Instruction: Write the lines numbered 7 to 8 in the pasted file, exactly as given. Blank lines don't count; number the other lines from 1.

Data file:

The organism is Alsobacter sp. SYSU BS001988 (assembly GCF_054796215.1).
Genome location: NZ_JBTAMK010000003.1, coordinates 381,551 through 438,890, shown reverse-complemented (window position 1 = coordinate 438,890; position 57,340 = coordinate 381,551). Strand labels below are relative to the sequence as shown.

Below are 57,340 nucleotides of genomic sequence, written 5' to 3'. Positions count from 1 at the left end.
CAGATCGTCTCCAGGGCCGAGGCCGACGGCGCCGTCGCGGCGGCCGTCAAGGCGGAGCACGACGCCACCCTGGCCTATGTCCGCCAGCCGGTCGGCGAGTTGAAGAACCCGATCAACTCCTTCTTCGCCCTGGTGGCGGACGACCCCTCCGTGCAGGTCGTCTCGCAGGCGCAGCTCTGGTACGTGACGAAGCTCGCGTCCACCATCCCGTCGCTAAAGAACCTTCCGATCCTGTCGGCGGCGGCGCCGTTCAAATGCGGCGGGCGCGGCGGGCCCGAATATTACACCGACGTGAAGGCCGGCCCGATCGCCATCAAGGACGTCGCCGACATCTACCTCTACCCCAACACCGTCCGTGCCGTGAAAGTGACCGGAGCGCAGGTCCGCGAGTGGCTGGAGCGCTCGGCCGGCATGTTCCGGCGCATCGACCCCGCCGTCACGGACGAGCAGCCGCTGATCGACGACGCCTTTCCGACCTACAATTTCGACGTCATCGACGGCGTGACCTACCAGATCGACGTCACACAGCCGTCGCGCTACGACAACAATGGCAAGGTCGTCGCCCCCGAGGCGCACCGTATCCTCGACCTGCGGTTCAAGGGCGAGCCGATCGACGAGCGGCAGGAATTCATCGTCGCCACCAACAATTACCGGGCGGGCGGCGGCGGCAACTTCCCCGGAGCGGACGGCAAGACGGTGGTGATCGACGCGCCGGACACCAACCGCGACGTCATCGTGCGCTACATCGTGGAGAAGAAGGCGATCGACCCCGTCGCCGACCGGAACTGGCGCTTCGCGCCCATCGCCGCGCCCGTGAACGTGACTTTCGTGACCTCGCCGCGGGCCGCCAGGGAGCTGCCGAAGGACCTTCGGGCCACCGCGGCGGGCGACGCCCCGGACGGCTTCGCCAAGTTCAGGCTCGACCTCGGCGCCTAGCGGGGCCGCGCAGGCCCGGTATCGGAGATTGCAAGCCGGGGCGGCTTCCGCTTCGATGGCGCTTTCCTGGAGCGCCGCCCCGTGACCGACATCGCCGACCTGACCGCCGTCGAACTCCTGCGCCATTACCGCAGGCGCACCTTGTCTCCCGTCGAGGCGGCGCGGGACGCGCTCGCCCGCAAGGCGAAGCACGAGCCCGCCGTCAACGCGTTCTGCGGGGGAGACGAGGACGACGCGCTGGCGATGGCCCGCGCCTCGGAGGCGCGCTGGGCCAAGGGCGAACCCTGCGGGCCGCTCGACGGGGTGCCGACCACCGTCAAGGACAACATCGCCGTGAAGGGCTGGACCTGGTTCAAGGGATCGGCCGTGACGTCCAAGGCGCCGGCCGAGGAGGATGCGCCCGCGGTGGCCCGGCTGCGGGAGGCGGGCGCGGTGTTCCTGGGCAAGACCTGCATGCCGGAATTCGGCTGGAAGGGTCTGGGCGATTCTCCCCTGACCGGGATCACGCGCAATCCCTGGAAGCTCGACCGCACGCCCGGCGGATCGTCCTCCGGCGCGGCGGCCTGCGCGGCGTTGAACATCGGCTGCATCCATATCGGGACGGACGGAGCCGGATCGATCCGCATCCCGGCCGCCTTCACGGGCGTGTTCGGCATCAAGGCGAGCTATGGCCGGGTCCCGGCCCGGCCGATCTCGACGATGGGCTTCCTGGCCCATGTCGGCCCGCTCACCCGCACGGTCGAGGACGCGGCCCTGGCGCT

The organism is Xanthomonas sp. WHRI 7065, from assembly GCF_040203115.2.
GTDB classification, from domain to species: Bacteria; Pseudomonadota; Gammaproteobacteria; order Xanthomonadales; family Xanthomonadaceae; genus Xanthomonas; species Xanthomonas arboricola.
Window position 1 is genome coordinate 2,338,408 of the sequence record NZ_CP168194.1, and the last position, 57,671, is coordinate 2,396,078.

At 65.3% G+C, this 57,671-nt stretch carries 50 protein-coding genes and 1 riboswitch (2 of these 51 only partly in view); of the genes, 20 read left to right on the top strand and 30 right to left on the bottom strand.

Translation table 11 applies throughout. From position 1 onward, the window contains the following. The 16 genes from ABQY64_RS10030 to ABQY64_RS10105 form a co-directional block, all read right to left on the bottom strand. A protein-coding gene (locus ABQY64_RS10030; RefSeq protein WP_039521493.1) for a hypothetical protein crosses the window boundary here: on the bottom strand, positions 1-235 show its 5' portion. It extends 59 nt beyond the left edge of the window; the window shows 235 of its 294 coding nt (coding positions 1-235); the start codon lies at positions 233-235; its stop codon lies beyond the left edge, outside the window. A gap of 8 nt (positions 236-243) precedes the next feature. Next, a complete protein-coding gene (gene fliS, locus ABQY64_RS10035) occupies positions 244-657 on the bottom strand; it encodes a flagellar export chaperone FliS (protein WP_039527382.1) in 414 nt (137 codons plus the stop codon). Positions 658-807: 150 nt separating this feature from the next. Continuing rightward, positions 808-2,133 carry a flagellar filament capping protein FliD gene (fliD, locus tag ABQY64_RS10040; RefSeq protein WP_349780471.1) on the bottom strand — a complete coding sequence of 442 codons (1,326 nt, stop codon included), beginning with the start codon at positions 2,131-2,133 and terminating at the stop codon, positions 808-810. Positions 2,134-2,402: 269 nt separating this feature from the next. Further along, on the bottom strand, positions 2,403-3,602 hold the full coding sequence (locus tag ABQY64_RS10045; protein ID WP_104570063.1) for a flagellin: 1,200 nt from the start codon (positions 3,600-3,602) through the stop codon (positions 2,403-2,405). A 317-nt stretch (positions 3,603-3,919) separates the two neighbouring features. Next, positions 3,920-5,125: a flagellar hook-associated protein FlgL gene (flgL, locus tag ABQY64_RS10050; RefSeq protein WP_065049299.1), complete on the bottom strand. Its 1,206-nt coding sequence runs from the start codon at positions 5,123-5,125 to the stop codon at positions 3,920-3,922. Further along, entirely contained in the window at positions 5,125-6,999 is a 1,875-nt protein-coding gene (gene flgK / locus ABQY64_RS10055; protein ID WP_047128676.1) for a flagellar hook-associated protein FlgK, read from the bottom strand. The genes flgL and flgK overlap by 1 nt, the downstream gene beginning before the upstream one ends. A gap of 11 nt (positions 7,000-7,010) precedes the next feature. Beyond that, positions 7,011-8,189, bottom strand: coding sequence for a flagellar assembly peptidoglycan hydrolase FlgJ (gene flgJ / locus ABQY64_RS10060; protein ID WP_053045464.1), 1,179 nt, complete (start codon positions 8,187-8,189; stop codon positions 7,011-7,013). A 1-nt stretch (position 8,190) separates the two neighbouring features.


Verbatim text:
Window position 1 is genome coordinate 2,338,408 of the sequence record NZ_CP168194.1, and the last position, 57,671, is coordinate 2,396,078.

At 65.3% G+C, this 57,671-nt stretch carries 50 protein-coding genes and 1 riboswitch (2 of these 51 only partly in view); of the genes, 20 read left to right on the top strand and 30 right to left on the bottom strand.